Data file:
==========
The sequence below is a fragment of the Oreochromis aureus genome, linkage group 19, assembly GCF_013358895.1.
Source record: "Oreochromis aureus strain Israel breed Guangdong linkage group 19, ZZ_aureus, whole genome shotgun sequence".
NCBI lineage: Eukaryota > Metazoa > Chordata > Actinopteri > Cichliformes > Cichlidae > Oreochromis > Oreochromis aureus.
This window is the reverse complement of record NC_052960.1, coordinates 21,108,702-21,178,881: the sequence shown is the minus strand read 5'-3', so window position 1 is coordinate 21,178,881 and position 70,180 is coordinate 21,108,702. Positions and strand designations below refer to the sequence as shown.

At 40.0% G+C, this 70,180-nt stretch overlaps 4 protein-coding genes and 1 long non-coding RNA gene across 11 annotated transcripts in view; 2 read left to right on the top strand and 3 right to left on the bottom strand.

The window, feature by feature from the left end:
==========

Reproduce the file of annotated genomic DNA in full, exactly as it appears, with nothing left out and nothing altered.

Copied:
The sequence below is a fragment of the Oreochromis aureus genome, linkage group 19, assembly GCF_013358895.1.
Source record: "Oreochromis aureus strain Israel breed Guangdong linkage group 19, ZZ_aureus, whole genome shotgun sequence".
NCBI lineage: Eukaryota > Metazoa > Chordata > Actinopteri > Cichliformes > Cichlidae > Oreochromis > Oreochromis aureus.
This window is the reverse complement of record NC_052960.1, coordinates 21,108,702-21,178,881: the sequence shown is the minus strand read 5'-3', so window position 1 is coordinate 21,178,881 and position 70,180 is coordinate 21,108,702. Positions and strand designations below refer to the sequence as shown.

At 40.0% G+C, this 70,180-nt stretch overlaps 4 protein-coding genes and 1 long non-coding RNA gene across 11 annotated transcripts in view; 2 read left to right on the top strand and 3 right to left on the bottom strand.

The window, feature by feature from the left end: